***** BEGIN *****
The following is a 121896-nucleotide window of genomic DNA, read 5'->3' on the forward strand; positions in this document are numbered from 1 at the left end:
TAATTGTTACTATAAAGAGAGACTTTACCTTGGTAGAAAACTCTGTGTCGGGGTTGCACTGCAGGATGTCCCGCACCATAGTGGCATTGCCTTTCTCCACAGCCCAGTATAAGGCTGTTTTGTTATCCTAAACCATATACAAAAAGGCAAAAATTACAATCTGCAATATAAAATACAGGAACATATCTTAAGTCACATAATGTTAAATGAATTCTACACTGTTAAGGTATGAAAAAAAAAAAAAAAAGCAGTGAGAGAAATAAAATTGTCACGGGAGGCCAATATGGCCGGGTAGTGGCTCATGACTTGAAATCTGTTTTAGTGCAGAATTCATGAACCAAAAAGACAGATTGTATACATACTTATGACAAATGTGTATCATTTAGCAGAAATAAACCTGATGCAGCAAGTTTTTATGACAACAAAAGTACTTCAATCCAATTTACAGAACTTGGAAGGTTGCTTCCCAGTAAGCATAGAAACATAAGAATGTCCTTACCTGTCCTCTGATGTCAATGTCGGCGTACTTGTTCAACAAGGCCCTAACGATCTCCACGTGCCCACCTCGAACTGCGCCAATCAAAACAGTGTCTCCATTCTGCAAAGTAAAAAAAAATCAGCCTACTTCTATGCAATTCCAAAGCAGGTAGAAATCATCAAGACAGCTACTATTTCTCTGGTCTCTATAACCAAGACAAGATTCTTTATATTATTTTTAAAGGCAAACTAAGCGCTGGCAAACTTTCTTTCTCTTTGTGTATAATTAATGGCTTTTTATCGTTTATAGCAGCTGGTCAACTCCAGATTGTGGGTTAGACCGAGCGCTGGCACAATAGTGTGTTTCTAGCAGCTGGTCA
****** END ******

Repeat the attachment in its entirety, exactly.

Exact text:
The following is a 121896-nucleotide window of genomic DNA, read 5'->3' on the forward strand; positions in this document are numbered from 1 at the left end:
TAATTGTTACTATAAAGAGAGACTTTACCTTGGTAGAAAACTCTGTGTCGGGGTTGCACTGCAGGATGTCCCGCACCATAGTGGCATTGCCTTTCTCCACAGCCCAGTATAAGGCTGTTTTGTTATCCTAAACCATATACAAAAAGGCAAAAATTACAATCTGCAATATAAAATACAGGAACATATCTTAAGTCACATAATGTTAAATGAATTCTACACTGTTAAGGTATGAAAAAAAAAAAAAAAAGCAGTGAGAGAAATAAAATTGTCACGGGAGGCCAATATGGCCGGGTAGTGGCTCATGACTTGAAATCTGTTTTAGTGCAGAATTCATGAACCAAAAAGACAGATTGTATACATACTTATGACAAATGTGTATCATTTAGCAGAAATAAACCTGATGCAGCAAGTTTTTATGACAACAAAAGTACTTCAATCCAATTTACAGAACTTGGAAGGTTGCTTCCCAGTAAGCATAGAAACATAAGAATGTCCTTACCTGTCCTCTGATGTCAATGTCGGCGTACTTGTTCAACAAGGCCCTAACGATCTCCACGTGCCCACCTCGAACTGCGCCAATCAAAACAGTGTCTCCATTCTGCAAAGTAAAAAAAAATCAGCCTACTTCTATGCAATTCCAAAGCAGGTAGAAATCATCAAGACAGCTACTATTTCTCTGGTCTCTATAACCAAGACAAGATTCTTTATATTATTTTTAAAGGCAAACTAAGCGCTGGCAAACTTTCTTTCTCTTTGTGTATAATTAATGGCTTTTTATCGTTTATAGCAGCTGGTCAACTCCAGATTGTGGGTTAGACCGAGCGCTGGCACAATAGTGTGTTTCTAGCAGCTGGTCA